What exactly will we get out of it?
"The project will end in 2025 and will result in a report containing an overall evaluation of the research at Health and a self-assessment by each of the five departments. These self-assessments will include a focus on each department’s overall academic groupings and input from the external panels. We haven’t previously taken a systematic look at our research areas or faculty in the way we’re about to. The evaluation will provide a solid foundation for the future research strategy at each of the departments. At faculty level, we can develop the framework for our research as we see necessary and relevant. It’s an opportunity to assess where additional support is needed – for example in the form of a core function – as well as where we have the biggest potentials and what our strengths are. We’ll also be integrating more general central topics such as research integrity at faculty level.”
Who will have access to the results?
"The full report, containing both the evaluation of the faculty and the self-evaluations from the five departments, will be available to all employees."
How will we prevent the evaluation from exposing individual researchers?
"It's extremely important that we make it clear that the evaluation isn’t an assessment of individual researchers, and that the process at the departments is organised in a way to avoid this. Our focus is on the impact and potential of the faculty and individual departments – including the strategy and initiatives implemented by the departments to promote research excellence. Focus is on quality and development – not measurement and control. It’s about organisation and environments – not individuals.”
Why should we spend time on tasks related to research instead of on the core task?
"Because carefully analysing and evaluating our own organisation gives us an opportunity to improve and move forward.”
The university management has decided that we at Aarhus University in the future must systematically evaluate research quality every 4-5 years.
Who is responsible for the evaluation?
A faculty steering committee has been established to guide the overall direction of the evaluation.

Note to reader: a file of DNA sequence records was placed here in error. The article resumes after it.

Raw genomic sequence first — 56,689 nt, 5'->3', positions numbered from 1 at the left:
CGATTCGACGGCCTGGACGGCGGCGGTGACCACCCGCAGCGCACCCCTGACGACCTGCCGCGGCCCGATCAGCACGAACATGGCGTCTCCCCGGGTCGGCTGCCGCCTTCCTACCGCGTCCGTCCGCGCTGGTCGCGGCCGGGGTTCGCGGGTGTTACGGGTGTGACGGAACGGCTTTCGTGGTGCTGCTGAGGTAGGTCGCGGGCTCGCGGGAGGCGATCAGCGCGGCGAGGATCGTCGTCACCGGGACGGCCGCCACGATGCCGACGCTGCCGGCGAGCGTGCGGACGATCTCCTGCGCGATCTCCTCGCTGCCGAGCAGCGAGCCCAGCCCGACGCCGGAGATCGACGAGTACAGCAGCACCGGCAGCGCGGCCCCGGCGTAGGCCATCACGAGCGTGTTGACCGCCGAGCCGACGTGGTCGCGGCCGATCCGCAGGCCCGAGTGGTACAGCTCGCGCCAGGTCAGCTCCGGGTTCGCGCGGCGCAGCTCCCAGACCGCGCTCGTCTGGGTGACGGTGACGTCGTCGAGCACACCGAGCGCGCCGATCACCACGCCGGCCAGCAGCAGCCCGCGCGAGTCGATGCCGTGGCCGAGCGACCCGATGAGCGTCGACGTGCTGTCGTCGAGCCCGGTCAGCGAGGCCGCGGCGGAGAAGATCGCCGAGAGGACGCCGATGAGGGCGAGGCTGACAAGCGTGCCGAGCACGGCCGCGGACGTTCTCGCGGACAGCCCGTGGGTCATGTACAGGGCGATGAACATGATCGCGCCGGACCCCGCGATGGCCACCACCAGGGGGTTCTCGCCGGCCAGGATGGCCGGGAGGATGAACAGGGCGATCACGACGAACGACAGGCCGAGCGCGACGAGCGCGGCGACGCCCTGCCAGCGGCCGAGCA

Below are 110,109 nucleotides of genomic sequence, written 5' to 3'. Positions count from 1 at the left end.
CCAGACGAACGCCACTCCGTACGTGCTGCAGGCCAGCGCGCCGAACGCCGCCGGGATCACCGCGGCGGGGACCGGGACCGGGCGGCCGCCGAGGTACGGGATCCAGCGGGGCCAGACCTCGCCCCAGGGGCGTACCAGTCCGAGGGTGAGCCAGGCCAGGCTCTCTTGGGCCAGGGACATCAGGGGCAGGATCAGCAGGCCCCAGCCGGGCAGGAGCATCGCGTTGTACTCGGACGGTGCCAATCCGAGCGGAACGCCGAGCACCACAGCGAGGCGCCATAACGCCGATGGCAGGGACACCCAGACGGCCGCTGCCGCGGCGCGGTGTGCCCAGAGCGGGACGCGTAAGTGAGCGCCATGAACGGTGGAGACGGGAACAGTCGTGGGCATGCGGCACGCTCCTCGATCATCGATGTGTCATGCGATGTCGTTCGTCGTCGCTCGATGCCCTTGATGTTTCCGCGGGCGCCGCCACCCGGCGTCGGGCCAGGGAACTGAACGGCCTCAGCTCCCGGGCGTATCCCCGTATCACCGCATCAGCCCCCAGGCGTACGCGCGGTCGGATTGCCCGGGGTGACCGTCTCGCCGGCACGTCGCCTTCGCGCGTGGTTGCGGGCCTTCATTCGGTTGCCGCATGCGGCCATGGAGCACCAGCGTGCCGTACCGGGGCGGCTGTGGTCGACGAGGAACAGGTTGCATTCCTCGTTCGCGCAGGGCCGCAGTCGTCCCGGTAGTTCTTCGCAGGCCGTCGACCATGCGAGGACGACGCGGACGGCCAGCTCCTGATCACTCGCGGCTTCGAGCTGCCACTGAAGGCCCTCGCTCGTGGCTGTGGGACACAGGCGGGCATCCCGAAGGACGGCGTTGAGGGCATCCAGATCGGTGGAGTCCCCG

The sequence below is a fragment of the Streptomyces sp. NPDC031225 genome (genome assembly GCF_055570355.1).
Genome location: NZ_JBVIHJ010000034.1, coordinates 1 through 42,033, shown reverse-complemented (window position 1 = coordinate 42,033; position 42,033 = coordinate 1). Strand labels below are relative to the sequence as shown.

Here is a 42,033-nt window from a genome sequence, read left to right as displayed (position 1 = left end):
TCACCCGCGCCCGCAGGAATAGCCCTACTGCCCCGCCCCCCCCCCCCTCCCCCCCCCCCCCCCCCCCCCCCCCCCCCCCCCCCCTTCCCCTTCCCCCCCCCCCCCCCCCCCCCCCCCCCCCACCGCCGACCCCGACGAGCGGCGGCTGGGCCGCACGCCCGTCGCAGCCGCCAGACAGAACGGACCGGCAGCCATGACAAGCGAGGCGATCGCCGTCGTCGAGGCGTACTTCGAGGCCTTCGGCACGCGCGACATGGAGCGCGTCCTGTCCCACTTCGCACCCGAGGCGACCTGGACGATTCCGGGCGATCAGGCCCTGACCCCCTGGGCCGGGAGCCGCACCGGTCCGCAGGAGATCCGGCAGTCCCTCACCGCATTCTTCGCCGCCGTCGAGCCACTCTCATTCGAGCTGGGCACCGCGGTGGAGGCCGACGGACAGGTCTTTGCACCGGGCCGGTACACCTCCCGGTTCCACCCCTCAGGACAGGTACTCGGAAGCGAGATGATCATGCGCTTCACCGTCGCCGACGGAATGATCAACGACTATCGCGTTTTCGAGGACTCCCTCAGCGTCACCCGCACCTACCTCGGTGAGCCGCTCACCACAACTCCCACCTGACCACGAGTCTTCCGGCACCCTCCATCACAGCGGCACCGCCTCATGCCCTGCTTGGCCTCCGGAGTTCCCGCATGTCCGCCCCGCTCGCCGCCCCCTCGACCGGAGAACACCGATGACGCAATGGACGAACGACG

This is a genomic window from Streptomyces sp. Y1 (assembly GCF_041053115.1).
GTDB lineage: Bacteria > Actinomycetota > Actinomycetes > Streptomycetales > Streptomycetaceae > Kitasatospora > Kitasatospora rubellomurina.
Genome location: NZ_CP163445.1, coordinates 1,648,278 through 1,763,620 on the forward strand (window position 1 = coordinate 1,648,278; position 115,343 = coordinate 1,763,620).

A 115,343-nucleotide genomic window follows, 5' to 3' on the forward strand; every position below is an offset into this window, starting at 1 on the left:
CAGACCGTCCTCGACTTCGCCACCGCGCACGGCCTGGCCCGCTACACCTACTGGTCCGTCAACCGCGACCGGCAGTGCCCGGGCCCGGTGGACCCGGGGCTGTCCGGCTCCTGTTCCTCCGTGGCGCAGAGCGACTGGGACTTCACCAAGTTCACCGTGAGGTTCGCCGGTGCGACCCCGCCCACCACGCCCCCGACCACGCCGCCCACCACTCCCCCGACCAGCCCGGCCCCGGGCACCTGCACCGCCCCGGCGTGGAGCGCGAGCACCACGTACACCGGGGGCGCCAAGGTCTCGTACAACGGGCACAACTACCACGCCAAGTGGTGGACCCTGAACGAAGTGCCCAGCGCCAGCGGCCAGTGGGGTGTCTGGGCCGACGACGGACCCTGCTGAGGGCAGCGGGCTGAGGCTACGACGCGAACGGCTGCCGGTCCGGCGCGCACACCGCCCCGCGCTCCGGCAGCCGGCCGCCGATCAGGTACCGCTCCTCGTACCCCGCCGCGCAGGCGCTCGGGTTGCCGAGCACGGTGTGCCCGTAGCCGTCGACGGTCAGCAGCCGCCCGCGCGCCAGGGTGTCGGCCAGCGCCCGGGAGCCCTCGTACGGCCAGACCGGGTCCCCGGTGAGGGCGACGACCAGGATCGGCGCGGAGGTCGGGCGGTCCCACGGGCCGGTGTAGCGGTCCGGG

Members of the faculty steering committee:
- Dean Anne-Mette Hvas
- Vice-dean for Research (a role currently being filled by Head of Department Christian Lindholst)
- The five department heads
- Professor Søren Dinesen Østergaard – researcher representative from the Academic Council
- Administrative Centre Manager Lasse Munk Madsen
- Head of Communications Ulla Krag Jespersen
- Henry Andreasen from the Dean’s Secretariat
Each department will have a steering committee to plan and head up the local process. Each department is responsible for conducting a self-assessment and an assessment by an external peer review panel.
A departmental steering committee has the following members:
- Department head
- Deputy head of department for research and talent
- Secretariat manager
- A number of research directors and others who reflect the research areas at the individual department.
The senior management team has decided that, in future, AU is to systematically evaluate the quality of research every four to five years.
The purpose of the research evaluation
The aim of the evaluation is to strengthen research at Health. We will do so by identifying the potential for excellent research within current and new research areas.
Health consists of five very different departments, and therefore the process and the focal points for the evaluation will be organised locally. The experience gained from the evaluation will be incorporated into the research strategies at the individual departments.